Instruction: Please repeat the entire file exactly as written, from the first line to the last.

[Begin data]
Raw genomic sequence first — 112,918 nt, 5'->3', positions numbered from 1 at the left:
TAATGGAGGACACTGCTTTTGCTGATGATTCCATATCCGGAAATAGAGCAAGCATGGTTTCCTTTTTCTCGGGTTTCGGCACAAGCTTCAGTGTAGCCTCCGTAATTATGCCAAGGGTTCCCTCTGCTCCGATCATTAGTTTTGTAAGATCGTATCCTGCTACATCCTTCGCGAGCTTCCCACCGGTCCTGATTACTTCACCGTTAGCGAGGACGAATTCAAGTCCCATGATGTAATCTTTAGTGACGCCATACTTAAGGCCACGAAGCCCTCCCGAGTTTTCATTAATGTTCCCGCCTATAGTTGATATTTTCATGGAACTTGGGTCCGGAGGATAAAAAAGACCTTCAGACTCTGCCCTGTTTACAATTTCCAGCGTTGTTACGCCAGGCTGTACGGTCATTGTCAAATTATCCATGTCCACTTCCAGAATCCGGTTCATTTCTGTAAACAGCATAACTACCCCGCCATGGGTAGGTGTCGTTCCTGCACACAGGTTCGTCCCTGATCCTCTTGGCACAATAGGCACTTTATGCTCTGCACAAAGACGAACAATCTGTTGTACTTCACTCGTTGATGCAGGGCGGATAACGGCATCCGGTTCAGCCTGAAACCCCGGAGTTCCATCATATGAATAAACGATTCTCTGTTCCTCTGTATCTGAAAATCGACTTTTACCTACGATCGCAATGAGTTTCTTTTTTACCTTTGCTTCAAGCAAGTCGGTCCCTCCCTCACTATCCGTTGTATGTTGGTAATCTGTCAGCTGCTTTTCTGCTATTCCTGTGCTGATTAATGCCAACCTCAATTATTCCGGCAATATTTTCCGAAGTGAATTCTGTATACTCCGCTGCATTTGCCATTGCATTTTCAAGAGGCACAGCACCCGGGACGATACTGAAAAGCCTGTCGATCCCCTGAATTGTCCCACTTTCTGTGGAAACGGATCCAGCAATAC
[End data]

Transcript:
Raw genomic sequence first — 112,918 nt, 5'->3', positions numbered from 1 at the left:
TAATGGAGGACACTGCTTTTGCTGATGATTCCATATCCGGAAATAGAGCAAGCATGGTTTCCTTTTTCTCGGGTTTCGGCACAAGCTTCAGTGTAGCCTCCGTAATTATGCCAAGGGTTCCCTCTGCTCCGATCATTAGTTTTGTAAGATCGTATCCTGCTACATCCTTCGCGAGCTTCCCACCGGTCCTGATTACTTCACCGTTAGCGAGGACGAATTCAAGTCCCATGATGTAATCTTTAGTGACGCCATACTTAAGGCCACGAAGCCCTCCCGAGTTTTCATTAATGTTCCCGCCTATAGTTGATATTTTCATGGAACTTGGGTCCGGAGGATAAAAAAGACCTTCAGACTCTGCCCTGTTTACAATTTCCAGCGTTGTTACGCCAGGCTGTACGGTCATTGTCAAATTATCCATGTCCACTTCCAGAATCCGGTTCATTTCTGTAAACAGCATAACTACCCCGCCATGGGTAGGTGTCGTTCCTGCACACAGGTTCGTCCCTGATCCTCTTGGCACAATAGGCACTTTATGCTCTGCACAAAGACGAACAATCTGTTGTACTTCACTCGTTGATGCAGGGCGGATAACGGCATCCGGTTCAGCCTGAAACCCCGGAGTTCCATCATATGAATAAACGATTCTCTGTTCCTCTGTATCTGAAAATCGACTTTTACCTACGATCGCAATGAGTTTCTTTTTTACCTTTGCTTCAAGCAAGTCGGTCCCTCCCTCACTATCCGTTGTATGTTGGTAATCTGTCAGCTGCTTTTCTGCTATTCCTGTGCTGATTAATGCCAACCTCAATTATTCCGGCAATATTTTCCGAAGTGAATTCTGTATACTCCGCTGCATTTGCCATTGCATTTTCAAGAGGCACAGCACCCGGGACGATACTGAAAAGCCTGTCGATCCCCTGAATTGTCCCACTTTCTGTGGAAACGGATCCAGCAATAC